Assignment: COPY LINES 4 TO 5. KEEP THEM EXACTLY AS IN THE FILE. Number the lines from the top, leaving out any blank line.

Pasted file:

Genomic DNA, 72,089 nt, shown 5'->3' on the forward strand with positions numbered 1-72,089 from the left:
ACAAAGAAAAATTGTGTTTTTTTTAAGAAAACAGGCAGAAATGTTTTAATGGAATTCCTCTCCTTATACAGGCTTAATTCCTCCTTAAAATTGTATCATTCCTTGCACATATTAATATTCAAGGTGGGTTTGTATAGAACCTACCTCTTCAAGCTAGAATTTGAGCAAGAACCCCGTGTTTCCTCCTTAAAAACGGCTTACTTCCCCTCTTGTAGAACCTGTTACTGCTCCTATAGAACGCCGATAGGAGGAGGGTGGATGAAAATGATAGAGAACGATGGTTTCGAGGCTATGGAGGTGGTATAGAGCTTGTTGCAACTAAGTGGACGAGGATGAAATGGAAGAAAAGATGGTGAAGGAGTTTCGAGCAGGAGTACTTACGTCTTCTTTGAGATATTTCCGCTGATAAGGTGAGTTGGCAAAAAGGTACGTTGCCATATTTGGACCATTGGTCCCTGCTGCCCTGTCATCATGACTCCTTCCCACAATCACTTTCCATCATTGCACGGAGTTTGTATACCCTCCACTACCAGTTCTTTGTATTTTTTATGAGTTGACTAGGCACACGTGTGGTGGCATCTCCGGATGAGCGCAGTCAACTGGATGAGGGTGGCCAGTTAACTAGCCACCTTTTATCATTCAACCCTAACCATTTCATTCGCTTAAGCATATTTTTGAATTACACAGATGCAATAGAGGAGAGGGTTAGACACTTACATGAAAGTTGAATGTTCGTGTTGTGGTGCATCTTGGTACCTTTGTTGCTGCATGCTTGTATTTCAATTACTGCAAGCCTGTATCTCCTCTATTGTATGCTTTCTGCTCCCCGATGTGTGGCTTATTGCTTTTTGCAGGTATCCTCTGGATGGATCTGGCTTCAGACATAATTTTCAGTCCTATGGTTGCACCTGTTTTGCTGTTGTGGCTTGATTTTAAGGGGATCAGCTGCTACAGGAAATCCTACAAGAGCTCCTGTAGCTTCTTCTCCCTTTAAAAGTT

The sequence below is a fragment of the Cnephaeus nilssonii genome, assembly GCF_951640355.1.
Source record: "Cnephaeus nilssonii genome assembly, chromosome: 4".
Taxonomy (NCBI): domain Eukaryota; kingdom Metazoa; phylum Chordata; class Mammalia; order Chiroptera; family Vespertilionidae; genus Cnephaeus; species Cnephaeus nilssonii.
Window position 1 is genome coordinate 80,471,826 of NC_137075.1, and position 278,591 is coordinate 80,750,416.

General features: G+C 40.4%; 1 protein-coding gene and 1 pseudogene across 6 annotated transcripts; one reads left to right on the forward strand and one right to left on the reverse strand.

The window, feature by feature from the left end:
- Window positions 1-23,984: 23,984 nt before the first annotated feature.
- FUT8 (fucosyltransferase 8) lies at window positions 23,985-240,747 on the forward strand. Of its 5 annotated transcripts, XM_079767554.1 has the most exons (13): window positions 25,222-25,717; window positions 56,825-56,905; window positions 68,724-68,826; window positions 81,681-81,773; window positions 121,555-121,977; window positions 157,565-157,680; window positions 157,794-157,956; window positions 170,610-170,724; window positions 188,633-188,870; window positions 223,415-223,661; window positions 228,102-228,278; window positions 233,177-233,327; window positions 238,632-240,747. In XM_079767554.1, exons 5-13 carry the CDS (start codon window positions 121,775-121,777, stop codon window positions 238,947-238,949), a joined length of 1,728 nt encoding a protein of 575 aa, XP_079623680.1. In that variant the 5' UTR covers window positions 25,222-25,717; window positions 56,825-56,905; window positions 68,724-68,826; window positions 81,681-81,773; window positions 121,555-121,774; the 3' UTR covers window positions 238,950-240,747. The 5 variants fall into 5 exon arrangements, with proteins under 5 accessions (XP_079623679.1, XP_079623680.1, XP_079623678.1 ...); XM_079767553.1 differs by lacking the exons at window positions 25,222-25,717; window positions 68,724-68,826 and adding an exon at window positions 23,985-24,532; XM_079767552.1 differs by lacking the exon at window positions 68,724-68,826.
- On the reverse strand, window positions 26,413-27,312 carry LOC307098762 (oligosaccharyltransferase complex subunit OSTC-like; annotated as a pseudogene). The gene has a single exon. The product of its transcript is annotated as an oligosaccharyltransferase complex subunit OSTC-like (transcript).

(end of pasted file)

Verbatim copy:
Source record: "Cnephaeus nilssonii genome assembly, chromosome: 4".
Taxonomy (NCBI): domain Eukaryota; kingdom Metazoa; phylum Chordata; class Mammalia; order Chiroptera; family Vespertilionidae; genus Cnephaeus; species Cnephaeus nilssonii.